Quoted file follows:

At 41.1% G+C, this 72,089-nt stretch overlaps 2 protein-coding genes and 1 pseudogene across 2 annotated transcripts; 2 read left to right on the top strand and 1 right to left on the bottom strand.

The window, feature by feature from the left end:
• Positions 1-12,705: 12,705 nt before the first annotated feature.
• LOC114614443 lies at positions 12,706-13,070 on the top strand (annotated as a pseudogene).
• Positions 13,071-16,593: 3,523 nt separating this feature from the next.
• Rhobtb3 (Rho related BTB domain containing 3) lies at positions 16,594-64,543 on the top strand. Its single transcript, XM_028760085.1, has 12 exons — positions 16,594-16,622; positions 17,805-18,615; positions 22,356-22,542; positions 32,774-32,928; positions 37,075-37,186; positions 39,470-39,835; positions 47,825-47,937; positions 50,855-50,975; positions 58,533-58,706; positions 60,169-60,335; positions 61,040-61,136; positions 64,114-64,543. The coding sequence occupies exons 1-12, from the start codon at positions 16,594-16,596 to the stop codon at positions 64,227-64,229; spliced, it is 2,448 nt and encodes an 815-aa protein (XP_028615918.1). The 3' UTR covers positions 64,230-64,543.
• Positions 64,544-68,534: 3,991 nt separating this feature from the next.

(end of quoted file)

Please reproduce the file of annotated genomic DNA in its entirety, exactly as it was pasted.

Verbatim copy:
At 41.1% G+C, this 72,089-nt stretch overlaps 2 protein-coding genes and 1 pseudogene across 2 annotated transcripts; 2 read left to right on the top strand and 1 right to left on the bottom strand.

The window, feature by feature from the left end:
• Positions 1-12,705: 12,705 nt before the first annotated feature.
• LOC114614443 lies at positions 12,706-13,070 on the top strand (annotated as a pseudogene).
• Positions 13,071-16,593: 3,523 nt separating this feature from the next.
• Rhobtb3 (Rho related BTB domain containing 3) lies at positions 16,594-64,543 on the top strand. Its single transcript, XM_028760085.1, has 12 exons — positions 16,594-16,622; positions 17,805-18,615; positions 22,356-22,542; positions 32,774-32,928; positions 37,075-37,186; positions 39,470-39,835; positions 47,825-47,937; positions 50,855-50,975; positions 58,533-58,706; positions 60,169-60,335; positions 61,040-61,136; positions 64,114-64,543. The coding sequence occupies exons 1-12, from the start codon at positions 16,594-16,596 to the stop codon at positions 64,227-64,229; spliced, it is 2,448 nt and encodes an 815-aa protein (XP_028615918.1). The 3' UTR covers positions 64,230-64,543.
• Positions 64,544-68,534: 3,991 nt separating this feature from the next.